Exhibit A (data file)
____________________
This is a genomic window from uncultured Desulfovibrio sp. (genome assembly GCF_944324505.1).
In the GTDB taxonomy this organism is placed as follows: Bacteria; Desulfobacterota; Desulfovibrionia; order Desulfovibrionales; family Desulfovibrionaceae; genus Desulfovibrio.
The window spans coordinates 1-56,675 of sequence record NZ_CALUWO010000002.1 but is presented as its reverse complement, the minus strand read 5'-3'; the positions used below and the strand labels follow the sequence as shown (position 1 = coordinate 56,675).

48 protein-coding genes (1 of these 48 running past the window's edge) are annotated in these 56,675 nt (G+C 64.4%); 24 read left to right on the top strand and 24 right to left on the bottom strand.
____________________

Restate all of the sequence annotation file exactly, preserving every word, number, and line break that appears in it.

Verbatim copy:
This is a genomic window from uncultured Desulfovibrio sp. (genome assembly GCF_944324505.1).
In the GTDB taxonomy this organism is placed as follows: Bacteria; Desulfobacterota; Desulfovibrionia; order Desulfovibrionales; family Desulfovibrionaceae; genus Desulfovibrio.
The window spans coordinates 1-56,675 of sequence record NZ_CALUWO010000002.1 but is presented as its reverse complement, the minus strand read 5'-3'; the positions used below and the strand labels follow the sequence as shown (position 1 = coordinate 56,675).

48 protein-coding genes (1 of these 48 running past the window's edge) are annotated in these 56,675 nt (G+C 64.4%); 24 read left to right on the top strand and 24 right to left on the bottom strand.